For launches which do not originate from Vandenberg Air Force Base, the carrier aircraft is also used to ferry the assembled launch vehicle to the launch site. For such missions, the payload can either be installed at the base and ferried by the launch vehicle or be installed at the launch site.
In October 2016, Orbital ATK announced a partnership with Stratolaunch Systems to launch Pegasus-XL rockets from the giant Scaled Composites Stratolaunch, which could launch up to three Pegasus-XL rockets on a single flight.
Pegasus components have also been the basis of other OSC launchers. The ground-launched Taurus rocket places the Pegasus stages and a larger fairing atop a Castor 120 first stage, derived from the first stage of the MX Peacekeeper missile. Initial launches used refurbished MX first stages.
The Minotaur I, also ground-launched, is a combination of stages from Taurus launchers and Minuteman missiles, hence the name. The first two stages are from a Minuteman II; the upper stages are Orion 50XL and 38. Due to the use of surplus military rocket motors, it is only used for US Government and government-sponsored payloads.
A third vehicle is dubbed Minotaur IV despite containing no Minuteman stages. It consists of a refurbished MX with an Orion 38 added as a fourth stage.
The NASA X-43A hypersonic test vehicles were boosted by Pegasus first stages. The upper stages were replaced by exposed models of a scramjet-powered vehicle. The Orion stages boosted the X-43 to its ignition speed and altitude, and were discarded. After firing the scramjet and gathering flight data, the test vehicles also fell into the Pacific.
- Edwards AFB
- Cape Canaveral
- Base Aerea de Gando
- Wallops Flight Facility
- Kwajalein Atoll
- Partial failure
Pegasus has flown 43 missions between 1990 and 2016.
|Flight №||Date / time (UTC)||Rocket,
|Launch site||Payload||Payload mass||Orbit||Customer||Launch |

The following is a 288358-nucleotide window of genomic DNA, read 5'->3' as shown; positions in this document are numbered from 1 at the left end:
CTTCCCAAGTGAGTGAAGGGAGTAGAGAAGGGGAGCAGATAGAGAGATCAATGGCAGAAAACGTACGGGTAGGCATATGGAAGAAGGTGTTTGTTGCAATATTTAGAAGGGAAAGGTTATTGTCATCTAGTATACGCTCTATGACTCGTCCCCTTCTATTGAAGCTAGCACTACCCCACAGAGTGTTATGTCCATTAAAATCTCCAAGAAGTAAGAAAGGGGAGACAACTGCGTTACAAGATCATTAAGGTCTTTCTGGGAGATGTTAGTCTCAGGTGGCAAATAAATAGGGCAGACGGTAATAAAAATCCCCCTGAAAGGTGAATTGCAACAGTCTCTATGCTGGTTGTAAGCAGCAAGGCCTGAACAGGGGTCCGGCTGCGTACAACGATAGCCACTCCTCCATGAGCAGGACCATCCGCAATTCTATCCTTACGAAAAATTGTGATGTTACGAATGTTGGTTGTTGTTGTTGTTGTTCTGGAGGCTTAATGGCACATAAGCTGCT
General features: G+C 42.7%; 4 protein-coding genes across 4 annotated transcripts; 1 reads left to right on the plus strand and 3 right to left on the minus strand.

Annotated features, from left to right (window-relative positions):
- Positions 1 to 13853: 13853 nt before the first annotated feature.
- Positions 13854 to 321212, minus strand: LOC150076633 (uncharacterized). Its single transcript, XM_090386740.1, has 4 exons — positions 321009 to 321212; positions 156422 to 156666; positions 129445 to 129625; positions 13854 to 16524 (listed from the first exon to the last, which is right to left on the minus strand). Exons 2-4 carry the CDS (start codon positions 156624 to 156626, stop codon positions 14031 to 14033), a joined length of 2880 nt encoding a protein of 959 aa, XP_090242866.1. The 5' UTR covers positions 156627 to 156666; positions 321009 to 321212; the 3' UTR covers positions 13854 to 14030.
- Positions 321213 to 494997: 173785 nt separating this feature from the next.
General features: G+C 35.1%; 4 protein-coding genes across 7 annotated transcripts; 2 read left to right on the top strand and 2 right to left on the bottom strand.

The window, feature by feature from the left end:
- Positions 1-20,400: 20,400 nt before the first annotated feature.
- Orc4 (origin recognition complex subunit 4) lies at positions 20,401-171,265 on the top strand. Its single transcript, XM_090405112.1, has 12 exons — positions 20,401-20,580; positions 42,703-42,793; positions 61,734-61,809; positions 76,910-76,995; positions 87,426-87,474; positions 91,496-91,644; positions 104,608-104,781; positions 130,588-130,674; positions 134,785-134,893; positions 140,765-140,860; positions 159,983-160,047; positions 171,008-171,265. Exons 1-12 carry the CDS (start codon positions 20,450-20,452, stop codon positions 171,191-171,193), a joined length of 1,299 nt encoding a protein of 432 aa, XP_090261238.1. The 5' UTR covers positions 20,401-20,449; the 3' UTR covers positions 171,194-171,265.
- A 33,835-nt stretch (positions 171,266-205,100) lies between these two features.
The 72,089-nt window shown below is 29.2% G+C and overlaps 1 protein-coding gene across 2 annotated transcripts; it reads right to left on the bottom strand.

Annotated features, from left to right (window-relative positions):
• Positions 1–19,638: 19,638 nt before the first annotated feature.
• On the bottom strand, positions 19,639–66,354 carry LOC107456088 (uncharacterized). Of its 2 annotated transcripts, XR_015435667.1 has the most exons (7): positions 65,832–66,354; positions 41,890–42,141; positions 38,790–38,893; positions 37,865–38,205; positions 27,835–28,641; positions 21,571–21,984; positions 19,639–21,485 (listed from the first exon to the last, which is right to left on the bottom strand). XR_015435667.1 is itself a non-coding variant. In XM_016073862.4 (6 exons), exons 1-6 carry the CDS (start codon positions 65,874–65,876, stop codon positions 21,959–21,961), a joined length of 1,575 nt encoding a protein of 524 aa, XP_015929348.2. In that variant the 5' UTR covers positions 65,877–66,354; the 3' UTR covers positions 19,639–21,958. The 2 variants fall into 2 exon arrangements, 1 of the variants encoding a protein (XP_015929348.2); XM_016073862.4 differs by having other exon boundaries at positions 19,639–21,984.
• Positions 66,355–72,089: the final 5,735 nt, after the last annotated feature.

|1||April 5, 1990
|Standard (B-52)||Edwards AFB||Pegsat, NavySat||Success|
|2||July 17, 1991
|Standard w/ HAPS (B-52)||Edwards AFB||Microsats (7 satellites)||Partial failure|
|Orbit too low, spacecraft reentered after 6 months instead of planned 3-years lifetime|
|3||February 9, 1993
|Standard (B-52)||Cape Canaveral||SCD-1||Success|
|4||April 25, 1993
|Standard (B-52)||Edwards AFB||ALEXIS – Array of Low Energy X-ray Imaging Sensors||Success|
|5||May 19, 1994
|Standard w/ HAPS (B-52)||Edwards AFB||STEP-2 (Space Test Experiments Platform/Mission 2/SIDEX)||Partial failure|
|Orbit slightly low|
|6||June 27, 1994
|XL (L-1011)||Vandenberg AFB||STEP-1 (Space Test Experiments Platform/Mission 1)||Failure|
|Loss of vehicle control 35s into flight, flight terminated|
|7||August 3, 1994
|Standard (B-52)||Edwards AFB||APEX||Success|
|8||April 3, 1995
|Hybrid (L-1011)||Vandenberg AFB||Orbcomm (2 satellites), OrbView-1||Success|
|9||June 22, 1995
|XL (L-1011)||Vandenberg AFB||STEP-3 (Space Test Experiments Platform/Mission 3)||Failure|
|Destroyed during second-stage flight|
|10||March 9, 1996
|XL (L-1011)||Vandenberg AFB||REX II||Success|
|11||May 17, 1996
|Hybrid (L-1011)||Vandenberg AFB||MSTI-3||Success|
|12||July 2, 1996
|XL (L-1011)||Vandenberg AFB||TOMS – Total Ozone Mapping Spectrometer||Success|
|13||August 21, 1996
|XL (L-1011)||Vandenberg AFB||FAST (Fast Auroral Snapshot Explorer)||Success|
|14||November 4, 1996
|XL (L-1011)||Wallops Flight Facility||HETE, SAC-B||Failure|
|Satellites not ejected from third stage|
|15||April 21, 1997
|XL (L-1011)||Base Aerea de Gando, Gran Canaria, Spain||MiniSat, Celestis space burial||Success|
|16||August 1, 1997
|XL (L-1011)||Vandenberg AFB||OrbView-2||Success|
|On the line with partial success|
|17||August 29, 1997
|XL (L-1011)||Vandenberg AFB||FORTE||Success|
|18||October 22, 1997
|XL (L-1011)||Wallops Flight Facility||STEP-4 (Space Test Experiments Platform/Mission 4)||Success|
|19||December 23, 1997
|XL w/ HAPS (L-1011)||Wallops Flight Facility||Orbcomm (8 satellites)||Success|
|20||February 26, 1998
|XL (L-1011)||Vandenberg AFB||SNOE, BATSAT||Success|
|21||April 2, 1998
|XL (L-1011)||Vandenberg AFB||TRACE||Success|
|22||August 2, 1998
|XL w/ HAPS (L-1011)||Wallops Flight Facility||Orbcomm (8 satellites)||Success|
|23||September 23, 1998
|XL w/ HAPS (L-1011)||Wallops Flight Facility||Orbcomm (8 satellites)||Success|
|24||October 22, 1998
|Hybrid (L-1011)||Cape Canaveral||SCD-2||Success|
|25||December 6, 1998
|XL (L-1011)||Vandenberg AFB||SWAS||Success|
|26||March 5, 1999
|XL (L-1011)||Vandenberg AFB||WIRE – Wide Field Infrared Explorer||Success|
|27||May 18, 1999
|XL w/ HAPS (L-1011)||Vandenberg AFB||Terriers, MUBLCOM||Success|
|28||December 4, 1999
|XL w/ HAPS (L-1011)||Wallops Flight Facility||Orbcomm (7 satellites)||Success|
|29||June 7, 2000
|XL (L-1011)||Vandenberg AFB||TSX-5 (Tri-Services Experiments Platform/Mission 5)||Success|
|30||October 9, 2000
|Hybrid (L-1011)||Kwajalein Atoll||HETE 2||Success|
|31||February 5, 2002
|XL (L-1011)||Cape Canaveral||RHESSI||Success|
|32||January 25, 2003
|XL (L-1011)||Cape Canaveral||SORCE||Success|
|33||April 28, 2003
|XL (L-1011)||Cape Canaveral||GALEX – Galaxy Evolution Explorer||Success|
|34||June 26, 2003